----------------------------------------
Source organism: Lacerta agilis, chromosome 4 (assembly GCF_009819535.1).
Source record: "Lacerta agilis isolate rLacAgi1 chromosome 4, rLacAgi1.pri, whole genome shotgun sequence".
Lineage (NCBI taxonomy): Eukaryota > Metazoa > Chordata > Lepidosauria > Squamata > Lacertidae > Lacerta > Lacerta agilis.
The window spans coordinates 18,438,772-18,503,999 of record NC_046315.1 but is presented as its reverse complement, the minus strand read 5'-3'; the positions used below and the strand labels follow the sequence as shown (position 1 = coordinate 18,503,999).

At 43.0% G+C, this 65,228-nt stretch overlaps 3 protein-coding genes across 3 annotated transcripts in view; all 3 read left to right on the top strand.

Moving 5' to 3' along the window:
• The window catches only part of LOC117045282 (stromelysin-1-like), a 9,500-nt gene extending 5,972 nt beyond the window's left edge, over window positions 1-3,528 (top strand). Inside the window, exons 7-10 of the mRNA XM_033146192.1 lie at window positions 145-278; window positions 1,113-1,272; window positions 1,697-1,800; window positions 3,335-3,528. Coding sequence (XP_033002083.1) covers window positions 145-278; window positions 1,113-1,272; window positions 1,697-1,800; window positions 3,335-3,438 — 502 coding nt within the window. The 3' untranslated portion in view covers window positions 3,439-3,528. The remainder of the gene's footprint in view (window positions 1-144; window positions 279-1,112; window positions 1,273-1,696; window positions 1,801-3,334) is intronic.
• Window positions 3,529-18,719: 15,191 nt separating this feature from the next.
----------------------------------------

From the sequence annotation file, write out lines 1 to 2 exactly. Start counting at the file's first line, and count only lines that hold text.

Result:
Source organism: Lacerta agilis, chromosome 4 (assembly GCF_009819535.1).
Source record: "Lacerta agilis isolate rLacAgi1 chromosome 4, rLacAgi1.pri, whole genome shotgun sequence".